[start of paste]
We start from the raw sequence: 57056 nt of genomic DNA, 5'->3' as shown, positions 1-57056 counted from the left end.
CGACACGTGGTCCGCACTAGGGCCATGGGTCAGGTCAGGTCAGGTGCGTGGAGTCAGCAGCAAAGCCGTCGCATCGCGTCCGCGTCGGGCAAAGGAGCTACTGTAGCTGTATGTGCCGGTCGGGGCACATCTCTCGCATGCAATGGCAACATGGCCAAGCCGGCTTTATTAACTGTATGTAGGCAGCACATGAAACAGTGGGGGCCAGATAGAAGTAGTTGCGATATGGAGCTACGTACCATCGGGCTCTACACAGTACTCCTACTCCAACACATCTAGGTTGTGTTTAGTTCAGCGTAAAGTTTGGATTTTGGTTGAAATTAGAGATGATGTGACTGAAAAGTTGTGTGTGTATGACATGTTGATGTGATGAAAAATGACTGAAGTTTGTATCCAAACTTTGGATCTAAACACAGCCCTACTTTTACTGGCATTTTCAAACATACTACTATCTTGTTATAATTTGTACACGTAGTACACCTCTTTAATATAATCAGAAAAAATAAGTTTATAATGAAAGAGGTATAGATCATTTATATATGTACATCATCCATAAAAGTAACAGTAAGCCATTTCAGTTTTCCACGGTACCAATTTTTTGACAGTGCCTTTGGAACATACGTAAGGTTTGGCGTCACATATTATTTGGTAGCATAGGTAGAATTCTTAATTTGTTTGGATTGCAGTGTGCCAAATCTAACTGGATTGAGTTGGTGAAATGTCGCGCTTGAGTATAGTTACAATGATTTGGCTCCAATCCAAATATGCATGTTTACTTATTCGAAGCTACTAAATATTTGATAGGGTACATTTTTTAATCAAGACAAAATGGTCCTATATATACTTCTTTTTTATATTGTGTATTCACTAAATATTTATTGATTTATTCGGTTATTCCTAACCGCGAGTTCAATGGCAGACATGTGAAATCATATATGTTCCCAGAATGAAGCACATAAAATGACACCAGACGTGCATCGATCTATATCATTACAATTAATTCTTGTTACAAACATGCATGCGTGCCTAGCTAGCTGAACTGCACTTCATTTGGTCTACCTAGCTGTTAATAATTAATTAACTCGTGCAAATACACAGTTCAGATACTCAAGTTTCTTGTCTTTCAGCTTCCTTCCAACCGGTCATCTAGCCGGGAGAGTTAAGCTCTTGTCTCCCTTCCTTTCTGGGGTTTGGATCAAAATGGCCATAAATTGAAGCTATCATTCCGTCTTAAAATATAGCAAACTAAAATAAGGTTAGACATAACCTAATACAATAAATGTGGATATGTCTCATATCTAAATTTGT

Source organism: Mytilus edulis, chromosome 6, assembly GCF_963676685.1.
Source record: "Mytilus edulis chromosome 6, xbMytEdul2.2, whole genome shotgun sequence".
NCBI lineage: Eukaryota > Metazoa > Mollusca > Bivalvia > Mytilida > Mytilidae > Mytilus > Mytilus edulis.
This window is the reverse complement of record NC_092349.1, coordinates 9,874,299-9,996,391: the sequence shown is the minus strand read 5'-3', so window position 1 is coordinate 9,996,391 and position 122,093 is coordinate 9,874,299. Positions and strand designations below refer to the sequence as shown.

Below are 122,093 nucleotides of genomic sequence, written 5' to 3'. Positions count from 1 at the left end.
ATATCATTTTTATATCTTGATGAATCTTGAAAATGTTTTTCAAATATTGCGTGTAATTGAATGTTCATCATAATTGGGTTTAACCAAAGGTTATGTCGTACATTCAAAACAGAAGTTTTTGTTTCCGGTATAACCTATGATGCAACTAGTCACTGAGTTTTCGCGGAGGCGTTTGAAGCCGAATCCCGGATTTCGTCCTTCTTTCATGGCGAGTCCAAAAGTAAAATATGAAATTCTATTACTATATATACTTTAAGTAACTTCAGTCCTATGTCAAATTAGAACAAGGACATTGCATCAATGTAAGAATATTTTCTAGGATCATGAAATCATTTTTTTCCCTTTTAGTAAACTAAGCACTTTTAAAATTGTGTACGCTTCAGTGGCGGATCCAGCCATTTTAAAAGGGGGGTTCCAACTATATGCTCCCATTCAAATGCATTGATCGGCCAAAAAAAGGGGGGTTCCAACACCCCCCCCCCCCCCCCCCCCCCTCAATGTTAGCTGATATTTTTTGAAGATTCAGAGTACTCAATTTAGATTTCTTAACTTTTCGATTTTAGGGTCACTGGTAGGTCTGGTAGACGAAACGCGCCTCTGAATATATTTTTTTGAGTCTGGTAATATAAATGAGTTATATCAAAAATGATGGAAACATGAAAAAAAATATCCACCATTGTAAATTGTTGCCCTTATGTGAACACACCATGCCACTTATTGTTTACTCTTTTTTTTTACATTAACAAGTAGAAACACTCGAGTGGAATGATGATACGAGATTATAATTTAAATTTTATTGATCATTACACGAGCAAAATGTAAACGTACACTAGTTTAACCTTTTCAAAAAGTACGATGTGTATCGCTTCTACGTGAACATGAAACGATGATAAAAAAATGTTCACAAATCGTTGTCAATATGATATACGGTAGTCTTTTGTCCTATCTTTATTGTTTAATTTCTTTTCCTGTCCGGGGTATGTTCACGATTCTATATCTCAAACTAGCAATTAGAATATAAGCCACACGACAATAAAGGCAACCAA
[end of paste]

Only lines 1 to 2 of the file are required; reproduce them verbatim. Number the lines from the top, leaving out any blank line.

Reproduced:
We start from the raw sequence: 57056 nt of genomic DNA, 5'->3' as shown, positions 1-57056 counted from the left end.
CGACACGTGGTCCGCACTAGGGCCATGGGTCAGGTCAGGTCAGGTGCGTGGAGTCAGCAGCAAAGCCGTCGCATCGCGTCCGCGTCGGGCAAAGGAGCTACTGTAGCTGTATGTGCCGGTCGGGGCACATCTCTCGCATGCAATGGCAACATGGCCAAGCCGGCTTTATTAACTGTATGTAGGCAGCACATGAAACAGTGGGGGCCAGATAGAAGTAGTTGCGATATGGAGCTACGTACCATCGGGCTCTACACAGTACTCCTACTCCAACACATCTAGGTTGTGTTTAGTTCAGCGTAAAGTTTGGATTTTGGTTGAAATTAGAGATGATGTGACTGAAAAGTTGTGTGTGTATGACATGTTGATGTGATGAAAAATGACTGAAGTTTGTATCCAAACTTTGGATCTAAACACAGCCCTACTTTTACTGGCATTTTCAAACATACTACTATCTTGTTATAATTTGTACACGTAGTACACCTCTTTAATATAATCAGAAAAAATAAGTTTATAATGAAAGAGGTATAGATCATTTATATATGTACATCATCCATAAAAGTAACAGTAAGCCATTTCAGTTTTCCACGGTACCAATTTTTTGACAGTGCCTTTGGAACATACGTAAGGTTTGGCGTCACATATTATTTGGTAGCATAGGTAGAATTCTTAATTTGTTTGGATTGCAGTGTGCCAAATCTAACTGGATTGAGTTGGTGAAATGTCGCGCTTGAGTATAGTTACAATGATTTGGCTCCAATCCAAATATGCATGTTTACTTATTCGAAGCTACTAAATATTTGATAGGGTACATTTTTTAATCAAGACAAAATGGTCCTATATATACTTCTTTTTTATATTGTGTATTCACTAAATATTTATTGATTTATTCGGTTATTCCTAACCGCGAGTTCAATGGCAGACATGTGAAATCATATATGTTCCCAGAATGAAGCACATAAAATGACACCAGACGTGCATCGATCTATATCATTACAATTAATTCTTGTTACAAACATGCATGCGTGCCTAGCTAGCTGAACTGCACTTCATTTGGTCTACCTAGCTGTTAATAATTAATTAACTCGTGCAAATACACAGTTCAGATACTCAAGTTTCTTGTCTTTCAGCTTCCTTCCAACCGGTCATCTAGCCGGGAGAGTTAAGCTCTTGTCTCCCTTCCTTTCTGGGGTTTGGATCAAAATGGCCATAAATTGAAGCTATCATTCCGTCTTAAAATATAGCAAACTAAAATAAGGTTAGACATAACCTAATACAATAAATGTGGATATGTCTCATATCTAAATTTGT